Great comments, Francisco. 1) Blue, like SpaceX, has been successful at integrating these digital technologies into their operations; unlike the incumbents which integrated those technologies later. Blue, however, has a different business model. Their mantra “gradatim ferociter”, meaning “step by step ferociously”, symbolizes the company’s approach to space flight. They are less worried about rapid operations and more focused on building new technical capability. 2) There is a lot of cooperation between NASA and New Space companies such as technology transfers and licensing, access to data, and technical experts. Data, however, is not typically package nicely for private companies — they often have to mine that data or get it through the technical experts.
I appreciate the comment, John. NASA unfortunately has silos, preventing engineers like me who are focused on a specific technical area, to access data and analytics from other technical groups. This prevents teams from making real-time decisions on the potential tradeoffs, which result in decelerations of the development process. The debate is up on whether these innovative technologies don’t sacrifice quality and safety, at the expense of expedience. There should be a balance.
Thank you for your comment, Cristina. I agree with you, SpaceX’s work on the 5G arena is truly impressive. The company is currently building a satellite constellation, Starlink, to bring internet via satellite to the world including remote and isolated areas. SpaceX’s agile operations allows them to integrate the latest technologies, such as 5G, to their fleet of satellites. A lot of satellite developers fail to do this: by the time they launch their satellites into orbit, a lot of their technologies and systems are obsolete.
Thank you for commenting, Omar!
1) Yes, the reusable boosters drive costs down, however, their development was possible thanks to SpaceX’s innovative data handling and operations, coupled with agile processes and effective leadership which resulted in substantial productivity improvements. NASA, due to the inefficiencies and bureaucracy you mentioned, has been very slow at adopting digital technologies, which often result in lost opportunities or misuses of their data. SpaceX, on the other hand, adopted those digital systems almost since its inception, which cut substantially the development schedules, costs, and ultimately allow SpaceX to be more vertically integrated and agile. While NASA continues to develop Orion and SLS, SpaceX has flown Falcon 9, Falcon Heavy, Crew Dragon, Starship, etc. NASA recently launched a Digital Transformation initiative to address these issues and make better use of their data, hopefully they can catch up soon: https://www.nasa.gov/offices/oct/what-is-digital-transformation-and-why-is-nasa-doing-it.html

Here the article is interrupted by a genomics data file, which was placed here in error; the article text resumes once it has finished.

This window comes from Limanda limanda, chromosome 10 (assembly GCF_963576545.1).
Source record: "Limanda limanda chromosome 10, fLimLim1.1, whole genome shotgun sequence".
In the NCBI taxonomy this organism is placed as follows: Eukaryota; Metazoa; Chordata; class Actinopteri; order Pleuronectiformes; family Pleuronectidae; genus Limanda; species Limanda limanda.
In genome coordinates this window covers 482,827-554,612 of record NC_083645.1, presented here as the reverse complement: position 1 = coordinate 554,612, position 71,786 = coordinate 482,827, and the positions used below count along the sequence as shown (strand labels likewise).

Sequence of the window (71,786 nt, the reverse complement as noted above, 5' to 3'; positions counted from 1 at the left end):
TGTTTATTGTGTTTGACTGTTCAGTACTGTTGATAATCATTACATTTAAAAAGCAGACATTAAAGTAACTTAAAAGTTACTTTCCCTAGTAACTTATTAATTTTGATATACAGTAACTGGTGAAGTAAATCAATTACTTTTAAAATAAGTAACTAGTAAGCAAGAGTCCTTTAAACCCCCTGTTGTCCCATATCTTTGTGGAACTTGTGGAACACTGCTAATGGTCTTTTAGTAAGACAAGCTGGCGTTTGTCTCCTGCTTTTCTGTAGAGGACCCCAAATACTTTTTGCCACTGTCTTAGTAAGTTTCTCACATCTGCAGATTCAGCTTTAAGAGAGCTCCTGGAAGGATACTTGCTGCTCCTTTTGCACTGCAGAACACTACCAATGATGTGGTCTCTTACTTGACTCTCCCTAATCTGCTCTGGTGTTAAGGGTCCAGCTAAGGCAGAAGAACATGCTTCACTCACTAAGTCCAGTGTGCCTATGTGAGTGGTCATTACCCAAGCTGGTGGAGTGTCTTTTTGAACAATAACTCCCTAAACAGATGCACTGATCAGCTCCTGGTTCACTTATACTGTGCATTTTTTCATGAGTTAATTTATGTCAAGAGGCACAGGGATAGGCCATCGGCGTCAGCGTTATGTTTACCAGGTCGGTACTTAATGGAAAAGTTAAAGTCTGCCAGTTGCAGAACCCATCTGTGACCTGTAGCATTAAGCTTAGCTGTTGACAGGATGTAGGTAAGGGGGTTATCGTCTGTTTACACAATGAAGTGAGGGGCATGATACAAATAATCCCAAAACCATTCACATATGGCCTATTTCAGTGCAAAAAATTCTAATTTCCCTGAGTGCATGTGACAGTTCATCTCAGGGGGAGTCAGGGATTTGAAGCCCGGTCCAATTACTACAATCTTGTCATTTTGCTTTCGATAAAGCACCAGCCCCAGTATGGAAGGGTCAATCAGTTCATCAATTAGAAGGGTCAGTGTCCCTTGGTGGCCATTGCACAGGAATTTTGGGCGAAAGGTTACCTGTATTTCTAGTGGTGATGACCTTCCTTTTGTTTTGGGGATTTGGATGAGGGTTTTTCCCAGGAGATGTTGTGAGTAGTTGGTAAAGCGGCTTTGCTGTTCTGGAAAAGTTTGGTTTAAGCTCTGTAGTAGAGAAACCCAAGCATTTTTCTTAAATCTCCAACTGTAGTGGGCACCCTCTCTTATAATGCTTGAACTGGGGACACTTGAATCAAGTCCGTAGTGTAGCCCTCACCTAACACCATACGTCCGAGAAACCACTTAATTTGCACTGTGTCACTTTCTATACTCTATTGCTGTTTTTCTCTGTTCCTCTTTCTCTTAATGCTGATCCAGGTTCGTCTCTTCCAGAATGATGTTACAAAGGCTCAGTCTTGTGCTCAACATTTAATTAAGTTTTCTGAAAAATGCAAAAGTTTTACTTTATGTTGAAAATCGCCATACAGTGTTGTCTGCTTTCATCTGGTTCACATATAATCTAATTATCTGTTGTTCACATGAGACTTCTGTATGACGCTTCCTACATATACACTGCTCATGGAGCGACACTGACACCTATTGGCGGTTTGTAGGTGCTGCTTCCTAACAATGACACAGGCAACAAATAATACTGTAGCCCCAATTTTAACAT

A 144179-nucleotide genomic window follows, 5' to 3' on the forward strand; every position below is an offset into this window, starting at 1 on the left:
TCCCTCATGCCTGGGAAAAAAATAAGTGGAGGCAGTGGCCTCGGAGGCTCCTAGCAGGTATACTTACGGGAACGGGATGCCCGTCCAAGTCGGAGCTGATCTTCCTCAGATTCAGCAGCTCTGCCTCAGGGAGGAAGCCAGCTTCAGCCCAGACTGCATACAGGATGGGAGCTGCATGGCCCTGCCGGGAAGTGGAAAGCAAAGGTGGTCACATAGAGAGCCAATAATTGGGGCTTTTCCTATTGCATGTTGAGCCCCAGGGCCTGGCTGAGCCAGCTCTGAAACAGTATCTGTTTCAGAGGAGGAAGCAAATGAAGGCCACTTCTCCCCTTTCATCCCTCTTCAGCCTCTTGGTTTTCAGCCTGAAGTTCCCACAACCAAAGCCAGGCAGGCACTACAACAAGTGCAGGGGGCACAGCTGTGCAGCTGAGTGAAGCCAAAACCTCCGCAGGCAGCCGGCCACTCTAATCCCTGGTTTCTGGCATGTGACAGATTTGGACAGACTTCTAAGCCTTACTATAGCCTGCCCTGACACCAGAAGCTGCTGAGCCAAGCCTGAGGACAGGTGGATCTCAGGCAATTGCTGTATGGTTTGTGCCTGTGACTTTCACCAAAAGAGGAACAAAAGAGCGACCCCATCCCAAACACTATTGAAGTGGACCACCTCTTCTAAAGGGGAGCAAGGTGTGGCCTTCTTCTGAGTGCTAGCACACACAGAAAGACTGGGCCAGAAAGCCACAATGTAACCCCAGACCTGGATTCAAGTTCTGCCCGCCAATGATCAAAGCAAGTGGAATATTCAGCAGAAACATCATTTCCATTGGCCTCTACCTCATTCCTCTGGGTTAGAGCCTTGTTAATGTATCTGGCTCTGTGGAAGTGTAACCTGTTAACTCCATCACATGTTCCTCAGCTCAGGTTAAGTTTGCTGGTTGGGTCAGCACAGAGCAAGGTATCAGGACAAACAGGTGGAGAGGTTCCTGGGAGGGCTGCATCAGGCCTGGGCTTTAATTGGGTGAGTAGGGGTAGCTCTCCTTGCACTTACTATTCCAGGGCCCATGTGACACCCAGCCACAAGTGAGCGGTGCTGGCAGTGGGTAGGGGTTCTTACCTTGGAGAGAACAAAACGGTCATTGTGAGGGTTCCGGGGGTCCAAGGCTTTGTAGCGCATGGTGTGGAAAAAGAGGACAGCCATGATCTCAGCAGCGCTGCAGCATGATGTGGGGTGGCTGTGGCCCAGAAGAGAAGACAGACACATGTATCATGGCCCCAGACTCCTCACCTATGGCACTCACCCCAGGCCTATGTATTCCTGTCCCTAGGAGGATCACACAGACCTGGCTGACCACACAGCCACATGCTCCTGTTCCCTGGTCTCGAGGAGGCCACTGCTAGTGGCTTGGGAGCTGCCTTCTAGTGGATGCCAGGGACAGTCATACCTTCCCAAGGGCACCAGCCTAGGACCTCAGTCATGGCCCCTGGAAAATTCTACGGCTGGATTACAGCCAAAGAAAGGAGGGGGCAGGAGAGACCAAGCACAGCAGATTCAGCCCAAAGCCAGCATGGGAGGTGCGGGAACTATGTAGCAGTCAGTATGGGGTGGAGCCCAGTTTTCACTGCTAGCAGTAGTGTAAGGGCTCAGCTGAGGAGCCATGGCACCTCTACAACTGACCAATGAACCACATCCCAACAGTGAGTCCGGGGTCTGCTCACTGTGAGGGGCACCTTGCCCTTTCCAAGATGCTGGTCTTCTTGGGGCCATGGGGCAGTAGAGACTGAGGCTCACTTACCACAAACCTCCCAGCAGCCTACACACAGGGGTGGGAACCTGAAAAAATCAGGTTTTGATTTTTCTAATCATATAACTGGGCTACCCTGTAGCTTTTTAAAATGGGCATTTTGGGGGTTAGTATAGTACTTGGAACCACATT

2) Yes, digital twins have become popular in the industry: https://www.youtube.com/watch?v=geS6wsUHmOw. There are obviously still some complexities those simulations are not able to capture (i.e. radiation is typically hard to model), but we are getting there…
3) I would be down for a beer or coffee any time!
Great article, I had never heard about Civitas. Dropout rates are significantly higher within the black and Latino students within the U.S., with rates of close to 10% compared to the average of 6%: https://nces.ed.gov/programs/raceindicators/indicator_RDC.asp. Do you know if Civitas is specifically targeting those communities?
This article if fascinating, I had never heard about Eaze. The legalization of Cannabis is still very controversial and highly politicized, specially as it relates to bad social behaviors or health-related concerns. These data insights and customer inputs could be a very effective tools for lobbying both within the U.S. and around the world. Is Eaze currently considering making the data available to government institutions?
On your last point on data movie analytics, I found Disney Research’s analysis of audiences’ reactions at the movie theater both fascinating and frightening. While data can provide valuable insights into elements in the movie that the audience liked or didn’t like thus improving quality of its content, I’m concerned about the privacy implication of allowing these systems to penetrate these space. Is privacy something Disney is evaluating as they explore these technologies?
Thank you for sharing your comment, Kanako. It’s nice to meet users of the app — I’m not a parent myself but I have several friends and family members who use it. That’s what inspired me to write this blog.
It seems that Huggies, Pampers’ closes competitor in the sector, also has a rewards app: https://www.huggies.com/en-us/rewards. They app, however, is not standalone but it was integrated into an umbrella app, Fetch, that allows users to get cash rewards for various other consumer products.
This may make the Huggies app less appealing to prospective parents, given that it lacks personalization, in addition to the fact that it doesn’t offer the parenting tips and other perks that Pampers does.
Thank you for sharing the link, Rolando. This is definitively an interesting idea about integrating “baby tech” IoT devices to the platform. In fact, if Pampers truly embraces your one stop shop proposal, it could even open the platform to services (in addition to products) like pediatricians, day care centers, and others.
I have never heard of Zeel before, thank you for sharing this!
To your point related to the risk of disintermediation, I wonder if the platform has implemented other features that add value to users in both ends. It would be interesting to chat with a therapist and learn about the challenges/needs they frequently face, and figure out if the platform can tackle those in a way. If you have any thoughts on this I would be very interested in reading them.